One seat in twelve was never going to enable these people to overrule democracy. It was to give them a voice. More importantly Andrew wished to discuss the issue. Maori have long wished to discuss the issue. For this, for raising the issue,  he was spat on in public and in front of his children.

Well the issue remains. The unspoken history remains. We are only too keen to delve back into history when it involves Gallipoli or Anzac Day. When it involves our myths and our vanity. When Maori engage in their history however, we become deeply resentful.

The strategic leadership failure of Gallipoli is moulded into some sort of cultural triumph. The Maori tactical victory at Gate Pa is strenuously ignored and has been historically lied about.

This history will, from time to time, speak. We have failed to learn that as a nation.

Trust in the democratic process, we are told. Well thousands of Jews and Poles did just that and had their children gassed to death. They trusted in democracy and were exterminated. Adolf Hitler earned his place in the Reichstag through a thoroughly democratic process. The problem there was that people were not educated enough in their history.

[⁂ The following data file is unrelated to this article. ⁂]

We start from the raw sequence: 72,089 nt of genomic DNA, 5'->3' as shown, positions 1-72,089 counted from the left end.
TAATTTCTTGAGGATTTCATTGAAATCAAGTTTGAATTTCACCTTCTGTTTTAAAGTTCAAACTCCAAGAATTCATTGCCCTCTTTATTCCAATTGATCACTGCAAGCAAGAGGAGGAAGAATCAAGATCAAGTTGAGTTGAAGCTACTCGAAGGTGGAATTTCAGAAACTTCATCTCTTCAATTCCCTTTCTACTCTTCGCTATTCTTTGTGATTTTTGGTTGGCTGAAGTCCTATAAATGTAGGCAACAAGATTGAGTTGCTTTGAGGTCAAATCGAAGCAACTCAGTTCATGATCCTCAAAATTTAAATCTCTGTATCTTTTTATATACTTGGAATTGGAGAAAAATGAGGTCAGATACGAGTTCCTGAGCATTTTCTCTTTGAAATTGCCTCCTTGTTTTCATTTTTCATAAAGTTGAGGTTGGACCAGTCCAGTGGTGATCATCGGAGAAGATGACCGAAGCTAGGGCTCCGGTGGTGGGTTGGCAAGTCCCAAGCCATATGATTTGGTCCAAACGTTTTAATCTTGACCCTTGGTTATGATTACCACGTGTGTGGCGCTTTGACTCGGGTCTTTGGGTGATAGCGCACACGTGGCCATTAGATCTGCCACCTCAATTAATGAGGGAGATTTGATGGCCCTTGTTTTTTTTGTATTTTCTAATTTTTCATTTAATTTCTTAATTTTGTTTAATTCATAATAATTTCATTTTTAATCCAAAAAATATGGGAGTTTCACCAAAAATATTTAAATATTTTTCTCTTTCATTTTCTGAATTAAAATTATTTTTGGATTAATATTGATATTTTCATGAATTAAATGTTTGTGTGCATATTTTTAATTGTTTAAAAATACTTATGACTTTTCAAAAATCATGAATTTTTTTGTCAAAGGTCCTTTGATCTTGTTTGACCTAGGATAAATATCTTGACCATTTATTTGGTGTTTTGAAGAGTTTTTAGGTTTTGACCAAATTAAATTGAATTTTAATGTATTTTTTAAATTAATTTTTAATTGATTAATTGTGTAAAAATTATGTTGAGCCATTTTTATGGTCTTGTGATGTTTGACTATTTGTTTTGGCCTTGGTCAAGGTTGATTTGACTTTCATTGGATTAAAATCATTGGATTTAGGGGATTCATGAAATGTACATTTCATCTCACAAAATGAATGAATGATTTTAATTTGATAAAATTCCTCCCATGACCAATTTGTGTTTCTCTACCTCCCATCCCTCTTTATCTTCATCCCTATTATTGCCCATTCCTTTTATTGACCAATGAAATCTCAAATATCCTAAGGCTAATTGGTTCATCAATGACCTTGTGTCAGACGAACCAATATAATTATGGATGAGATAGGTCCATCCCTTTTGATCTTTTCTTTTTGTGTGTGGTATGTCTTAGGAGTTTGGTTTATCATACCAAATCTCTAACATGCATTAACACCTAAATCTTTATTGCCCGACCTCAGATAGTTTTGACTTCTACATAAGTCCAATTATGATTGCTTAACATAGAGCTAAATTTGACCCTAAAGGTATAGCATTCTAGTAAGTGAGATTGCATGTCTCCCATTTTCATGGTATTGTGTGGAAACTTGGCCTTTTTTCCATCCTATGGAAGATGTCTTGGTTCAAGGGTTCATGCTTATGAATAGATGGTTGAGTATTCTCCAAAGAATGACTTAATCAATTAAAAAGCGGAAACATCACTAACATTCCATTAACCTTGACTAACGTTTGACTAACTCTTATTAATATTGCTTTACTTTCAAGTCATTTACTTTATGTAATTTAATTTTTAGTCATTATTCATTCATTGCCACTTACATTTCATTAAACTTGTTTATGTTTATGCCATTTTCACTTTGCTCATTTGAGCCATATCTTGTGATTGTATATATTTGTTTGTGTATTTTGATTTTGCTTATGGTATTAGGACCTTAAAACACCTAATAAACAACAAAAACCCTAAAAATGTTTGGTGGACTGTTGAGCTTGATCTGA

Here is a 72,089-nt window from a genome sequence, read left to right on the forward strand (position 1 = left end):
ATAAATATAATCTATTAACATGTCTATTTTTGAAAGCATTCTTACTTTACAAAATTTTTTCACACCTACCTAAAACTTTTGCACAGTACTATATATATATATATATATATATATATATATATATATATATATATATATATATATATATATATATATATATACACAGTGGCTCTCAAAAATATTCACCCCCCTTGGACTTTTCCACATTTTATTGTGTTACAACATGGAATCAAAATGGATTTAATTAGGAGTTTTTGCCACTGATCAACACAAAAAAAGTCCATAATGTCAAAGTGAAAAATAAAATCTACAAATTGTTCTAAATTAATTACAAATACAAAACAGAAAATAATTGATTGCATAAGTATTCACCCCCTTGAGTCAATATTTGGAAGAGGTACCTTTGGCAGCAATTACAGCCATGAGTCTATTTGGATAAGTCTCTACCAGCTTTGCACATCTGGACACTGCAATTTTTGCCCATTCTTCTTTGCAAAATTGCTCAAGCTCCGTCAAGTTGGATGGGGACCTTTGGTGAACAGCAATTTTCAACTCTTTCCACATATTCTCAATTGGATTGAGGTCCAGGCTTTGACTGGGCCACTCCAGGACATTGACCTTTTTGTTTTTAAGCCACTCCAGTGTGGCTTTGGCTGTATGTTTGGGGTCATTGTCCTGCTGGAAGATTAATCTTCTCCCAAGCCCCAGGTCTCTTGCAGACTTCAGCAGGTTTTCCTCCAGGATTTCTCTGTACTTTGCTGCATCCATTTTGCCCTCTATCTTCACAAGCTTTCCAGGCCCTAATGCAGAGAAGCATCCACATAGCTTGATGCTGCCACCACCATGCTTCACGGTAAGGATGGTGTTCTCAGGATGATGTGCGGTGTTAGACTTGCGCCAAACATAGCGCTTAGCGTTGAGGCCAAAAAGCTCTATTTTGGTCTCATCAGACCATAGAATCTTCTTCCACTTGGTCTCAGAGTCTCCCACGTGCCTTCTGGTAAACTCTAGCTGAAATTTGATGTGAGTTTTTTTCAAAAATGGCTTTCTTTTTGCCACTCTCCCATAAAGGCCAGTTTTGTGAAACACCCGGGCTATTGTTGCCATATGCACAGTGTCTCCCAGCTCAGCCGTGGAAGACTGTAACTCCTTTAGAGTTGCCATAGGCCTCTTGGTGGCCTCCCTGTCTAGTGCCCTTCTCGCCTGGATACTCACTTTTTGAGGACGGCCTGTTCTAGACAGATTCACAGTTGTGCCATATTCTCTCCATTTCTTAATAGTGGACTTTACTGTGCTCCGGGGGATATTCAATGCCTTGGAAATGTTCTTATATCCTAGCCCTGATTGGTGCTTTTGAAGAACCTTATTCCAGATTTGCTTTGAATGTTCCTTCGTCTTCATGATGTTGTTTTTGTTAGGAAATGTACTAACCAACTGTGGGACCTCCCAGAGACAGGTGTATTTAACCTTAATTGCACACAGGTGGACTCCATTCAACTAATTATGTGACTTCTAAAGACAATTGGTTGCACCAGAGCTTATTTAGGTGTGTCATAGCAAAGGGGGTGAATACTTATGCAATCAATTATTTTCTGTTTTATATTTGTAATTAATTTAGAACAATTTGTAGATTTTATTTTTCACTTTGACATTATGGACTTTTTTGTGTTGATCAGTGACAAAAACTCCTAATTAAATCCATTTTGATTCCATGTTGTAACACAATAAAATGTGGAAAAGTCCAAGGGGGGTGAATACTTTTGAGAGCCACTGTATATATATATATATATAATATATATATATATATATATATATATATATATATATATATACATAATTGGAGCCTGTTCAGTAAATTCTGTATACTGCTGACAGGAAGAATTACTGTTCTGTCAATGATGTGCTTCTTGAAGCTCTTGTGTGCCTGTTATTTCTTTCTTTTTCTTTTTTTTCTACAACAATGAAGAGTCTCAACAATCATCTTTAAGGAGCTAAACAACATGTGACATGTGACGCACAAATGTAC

And take careful note that it was not Adolf who killed those people. It was German citizens who had been misinformed over their history.

A democratic process involving the burning of books.






2 thoughts on “Hiding From History

  1. A “recovering racist,” what on earth is that? Is this meant to imply that racism is borne out of some addictive habit like alcoholism, that it has nothing to do with bigotry, that it is a thing one can get over with a little help from one’s friends, that it is not merely having a lack of compassion or intellect?

    Racism is ignorance and by the sound of this chap being ignorant is his forté.

    “The Lord of the Rings” was Tolkien’s attempt at writing an English mythology. You see, we English were forever borrowing our myths from the French and the Irish and claiming them as our own. The English are odd like that. They have only been on our islands since the 4th century but they like to think they own the place. A bit like the people you write of here in your excellent post. A bit like the old colonials who did what people from history always do when colonising another people. Having raped, mutilated, murdered and slaughtered thousands of innocents they then claim, to remove their guilt perhaps or is that me providing excuses for their vile acts, that they educated and civilised them in the process. Personally, I prefer the truth, the real history to the fictionalised history of the conqueror.